Outside of adjusting your campaign budget settings, daily spend and max bid, there are also other ways to improve the ad delivery.  

One of the most important ones is to avoid de-duping (competing campaigns) where you target the same audience with different ads. Updating your ad creatives periodically and refining your target audience by adjusting demographic settings also works well. Some campaign types are by their nature suitable as ongoing campaigns, such as cart re-targeting, whereas a customer acquisition campaign might run out of suitable audience and suffer of ad fatigue if the base audience and max reach is small. In such event, changing the target audience or changing the ad creative are good tools to tackle ad delivery issues.

Ad Fatigue

Ad fatigue is a phenomena which occurs eventually to all campaigns, especially for prospecting. Let’s say that you run a campaign with 100€ or USD daily budget and set the time period of 21 days and use a suitable interest for the campaign, targeting your key customers based on location, gender and age.

Following the example, let’s again assume that your audience size is just 25.000 Facebook users. Once Facebook launches the campaign, it’ll try to bid for the most valuable and suitable users, who will either ignore or engage with your ads. It’s very likely that you have reached out to half of your audience in matter of a week or less, meaning that at least most valuable audience has been already exposed to your ads once or twice. Once this peak is reached, your campaign might experience fatigue as Facebook doesn’t have any good users to expose your ads to, meaning that the campaign performance starts to decline as Facebook now reaches those users who are less likely to buy. Only way to fix this is to adjust the ad’s targeting options, creative text or possibly end the campaign and launch a new one with different targeting options.

Campaign Conversion Issue

In case your campaigns are delivering and driving traffic to your site, but aren’t yielding any conversions, adjust expectations accordingly especially with prospecting. Facebook ads by their nature target possibly interested users with relatively high likelihood to shop online. Unlike Google’s search term based ads targeting users interested in something specific [based on what they search], Facebook targets users further away from the end of conversion funnel. Often average rates can be way lower than site’s average conversion, but as Nosto’s research shows, conversion-rate is not a good metric when assessing performance of ads. Should you want to make a tough distinction, Google’s search term based ads are great when you want to target customers who have made a buying decision, but look for a suitable shop, whereas Facebook is good at targeting customers based on indication of future interests and needs.

If your ads are delivering buying customers with a reasonable return on ad spend, on average 3-5X, consider increasing your budget for such a campaign regardless of possibly low conversion-rate.

Often poor performance is caused by high expectations compared to low campaign budget. For instance if you are able to buy in traffic with low cost per visit price such as 0,2€, but using just 10€/day, campaign will drive 50 visitors a day. Consequently if conversion-% is 0,5%, every fourth day someone through the campaigns will buy something. This’ll put your customer acquisition cost or cost per acquisition (CPA) at quite acceptable 40€ and assuming that average order value is 120€, ROAS would be 3X.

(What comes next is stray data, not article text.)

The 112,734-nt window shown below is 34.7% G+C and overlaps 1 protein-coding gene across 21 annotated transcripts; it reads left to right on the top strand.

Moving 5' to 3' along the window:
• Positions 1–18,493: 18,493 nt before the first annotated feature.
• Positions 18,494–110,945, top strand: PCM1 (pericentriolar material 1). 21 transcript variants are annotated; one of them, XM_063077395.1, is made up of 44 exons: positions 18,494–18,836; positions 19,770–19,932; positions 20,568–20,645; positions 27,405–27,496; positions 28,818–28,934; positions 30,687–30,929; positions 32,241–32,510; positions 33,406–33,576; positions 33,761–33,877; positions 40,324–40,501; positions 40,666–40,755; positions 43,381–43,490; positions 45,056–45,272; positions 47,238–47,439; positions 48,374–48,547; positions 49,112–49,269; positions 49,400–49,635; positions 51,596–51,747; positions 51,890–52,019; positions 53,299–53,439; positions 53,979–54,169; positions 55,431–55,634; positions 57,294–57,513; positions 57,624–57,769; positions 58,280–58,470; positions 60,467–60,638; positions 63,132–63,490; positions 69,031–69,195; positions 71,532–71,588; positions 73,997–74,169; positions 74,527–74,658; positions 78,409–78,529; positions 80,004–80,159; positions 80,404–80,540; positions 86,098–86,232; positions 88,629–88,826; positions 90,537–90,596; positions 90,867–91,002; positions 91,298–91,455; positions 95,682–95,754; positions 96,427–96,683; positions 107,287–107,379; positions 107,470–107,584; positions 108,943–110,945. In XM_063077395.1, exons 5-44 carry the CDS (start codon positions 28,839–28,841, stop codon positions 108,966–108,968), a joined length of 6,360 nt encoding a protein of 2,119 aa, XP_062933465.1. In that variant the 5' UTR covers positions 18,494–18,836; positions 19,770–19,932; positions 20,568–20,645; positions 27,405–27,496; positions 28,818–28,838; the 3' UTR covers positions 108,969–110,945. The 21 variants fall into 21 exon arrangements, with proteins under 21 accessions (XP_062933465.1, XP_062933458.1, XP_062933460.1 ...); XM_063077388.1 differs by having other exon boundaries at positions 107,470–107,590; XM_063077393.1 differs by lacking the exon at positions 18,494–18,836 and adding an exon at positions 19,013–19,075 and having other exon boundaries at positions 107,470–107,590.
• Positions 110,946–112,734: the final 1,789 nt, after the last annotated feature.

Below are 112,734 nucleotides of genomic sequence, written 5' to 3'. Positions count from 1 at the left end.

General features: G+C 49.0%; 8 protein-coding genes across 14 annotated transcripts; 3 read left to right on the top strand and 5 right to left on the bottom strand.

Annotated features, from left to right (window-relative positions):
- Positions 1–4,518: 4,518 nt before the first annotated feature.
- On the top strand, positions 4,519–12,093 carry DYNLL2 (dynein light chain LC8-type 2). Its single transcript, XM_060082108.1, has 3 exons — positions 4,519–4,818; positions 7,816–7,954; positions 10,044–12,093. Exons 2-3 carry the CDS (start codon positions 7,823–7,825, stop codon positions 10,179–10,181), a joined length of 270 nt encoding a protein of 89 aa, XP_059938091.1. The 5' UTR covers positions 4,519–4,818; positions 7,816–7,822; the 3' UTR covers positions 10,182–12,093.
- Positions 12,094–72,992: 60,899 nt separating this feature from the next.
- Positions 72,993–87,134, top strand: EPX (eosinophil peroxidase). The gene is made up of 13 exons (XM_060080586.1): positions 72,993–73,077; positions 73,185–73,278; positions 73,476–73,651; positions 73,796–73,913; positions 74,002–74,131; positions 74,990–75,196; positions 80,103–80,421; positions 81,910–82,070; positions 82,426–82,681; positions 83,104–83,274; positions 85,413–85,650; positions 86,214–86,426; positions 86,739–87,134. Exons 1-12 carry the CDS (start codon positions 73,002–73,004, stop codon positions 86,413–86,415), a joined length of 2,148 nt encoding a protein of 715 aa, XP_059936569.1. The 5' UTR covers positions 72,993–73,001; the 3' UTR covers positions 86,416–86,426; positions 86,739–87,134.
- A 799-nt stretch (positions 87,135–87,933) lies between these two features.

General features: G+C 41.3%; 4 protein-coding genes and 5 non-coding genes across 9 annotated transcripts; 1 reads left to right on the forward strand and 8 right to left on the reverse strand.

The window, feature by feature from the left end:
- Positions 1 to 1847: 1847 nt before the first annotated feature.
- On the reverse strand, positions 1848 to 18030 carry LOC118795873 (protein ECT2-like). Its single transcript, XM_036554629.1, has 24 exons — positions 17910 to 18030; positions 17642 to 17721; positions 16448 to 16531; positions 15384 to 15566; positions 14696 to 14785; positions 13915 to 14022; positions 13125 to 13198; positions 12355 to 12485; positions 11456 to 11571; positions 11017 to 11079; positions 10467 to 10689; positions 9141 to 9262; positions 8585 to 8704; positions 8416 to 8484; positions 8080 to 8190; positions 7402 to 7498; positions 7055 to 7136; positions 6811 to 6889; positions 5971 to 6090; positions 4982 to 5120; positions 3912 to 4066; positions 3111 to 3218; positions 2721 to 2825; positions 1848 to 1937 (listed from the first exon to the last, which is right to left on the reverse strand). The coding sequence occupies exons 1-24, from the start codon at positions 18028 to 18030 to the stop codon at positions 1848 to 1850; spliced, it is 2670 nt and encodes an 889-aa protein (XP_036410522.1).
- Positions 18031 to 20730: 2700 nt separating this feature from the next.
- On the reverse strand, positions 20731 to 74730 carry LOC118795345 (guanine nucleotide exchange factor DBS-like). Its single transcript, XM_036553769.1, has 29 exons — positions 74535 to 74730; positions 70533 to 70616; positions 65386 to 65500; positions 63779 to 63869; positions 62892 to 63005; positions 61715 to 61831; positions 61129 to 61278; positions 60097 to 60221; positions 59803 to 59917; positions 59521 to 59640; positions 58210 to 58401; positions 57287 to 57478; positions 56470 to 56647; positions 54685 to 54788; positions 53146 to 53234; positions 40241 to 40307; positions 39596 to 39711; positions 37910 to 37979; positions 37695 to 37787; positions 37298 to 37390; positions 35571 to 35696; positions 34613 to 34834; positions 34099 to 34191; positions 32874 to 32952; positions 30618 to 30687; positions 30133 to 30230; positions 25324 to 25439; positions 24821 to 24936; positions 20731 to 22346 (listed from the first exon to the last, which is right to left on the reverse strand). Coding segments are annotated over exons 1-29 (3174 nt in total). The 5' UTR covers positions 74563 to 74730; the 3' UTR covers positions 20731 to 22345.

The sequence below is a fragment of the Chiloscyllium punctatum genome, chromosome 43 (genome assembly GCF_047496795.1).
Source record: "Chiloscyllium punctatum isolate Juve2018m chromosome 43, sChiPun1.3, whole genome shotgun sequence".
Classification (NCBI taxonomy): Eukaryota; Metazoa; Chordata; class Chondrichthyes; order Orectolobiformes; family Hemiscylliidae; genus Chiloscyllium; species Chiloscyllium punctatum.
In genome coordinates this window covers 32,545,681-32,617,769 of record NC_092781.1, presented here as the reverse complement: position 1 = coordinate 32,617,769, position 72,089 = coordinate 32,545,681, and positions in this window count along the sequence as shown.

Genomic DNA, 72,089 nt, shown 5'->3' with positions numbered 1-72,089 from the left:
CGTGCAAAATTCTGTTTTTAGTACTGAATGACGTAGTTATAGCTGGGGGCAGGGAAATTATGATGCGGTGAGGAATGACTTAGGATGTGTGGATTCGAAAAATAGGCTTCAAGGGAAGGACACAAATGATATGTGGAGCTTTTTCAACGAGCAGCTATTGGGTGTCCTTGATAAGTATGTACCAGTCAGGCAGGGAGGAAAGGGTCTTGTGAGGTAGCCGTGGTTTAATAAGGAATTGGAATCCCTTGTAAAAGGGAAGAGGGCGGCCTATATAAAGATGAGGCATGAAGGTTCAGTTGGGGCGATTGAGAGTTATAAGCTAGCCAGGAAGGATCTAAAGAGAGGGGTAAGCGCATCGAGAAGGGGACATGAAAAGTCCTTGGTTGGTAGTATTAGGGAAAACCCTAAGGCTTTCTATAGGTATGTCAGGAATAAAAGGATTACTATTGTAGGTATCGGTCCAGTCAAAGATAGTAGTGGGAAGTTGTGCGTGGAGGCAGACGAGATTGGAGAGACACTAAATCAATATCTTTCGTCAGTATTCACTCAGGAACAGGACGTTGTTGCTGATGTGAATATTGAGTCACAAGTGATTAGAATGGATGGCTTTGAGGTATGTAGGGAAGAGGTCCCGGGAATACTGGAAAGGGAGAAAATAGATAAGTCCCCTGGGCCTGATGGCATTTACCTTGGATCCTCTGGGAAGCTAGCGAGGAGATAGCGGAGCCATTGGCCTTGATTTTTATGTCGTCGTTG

When searching for best performing parameters for a campaign and when testing Facebook as an ad platform, having higher budget enables you to test faster. Using the previous numbers and example, if daily spend is low at 10€ and CPA is 40€, it takes relatively long time, four days, to get a single result and even longer period that you can take as a trend of the performance. To reliably test performance, you would need to have at least tens of purchase conversions and using example’s low budget would require months to reach a level where conclusions can be made.

As a rule of thumb, think of how many orders you want in order to get an indicative estimate of the performance and thus calculate how much money you would need, and then decide when you want to look at the results. However, don’t use CPA as a guideline for your bid as this should always be value of the conversion, not average cost.

Too Small Audience Sizes: Re-targeting

In case your site doesn’t receive much traffic and you are running any of the re-targeting campaigns, Nosto and Facebook simply might not have a reasonable audience to target, causing that your ads aren’t delivering! In practical terms, if your site receives 10 purchases a day and you are running a post-purchase campaign targeting existing customers, Nosto and Facebook have only 10 new candidates daily to target who also need to be active and identified by Facebook. On average, Facebook claims that they can identify approximately 60-70% of online shoppers, but using the example figures, audience size increases very slowly just 6-7 a day.

Same goes for re-targeting cart abandoners and customers who visited your site. While these audiences are by nature bigger than those who have purchased as there are always more cart abandoners and more visitors than cart abandoners, the audience can still be very limited by its size. To summarize, often the problem with ad delivery and re-targeting is in the logic following the audience size. This doesn’t mean you shouldn’t run such campaigns, but it should command expected commercial impact.

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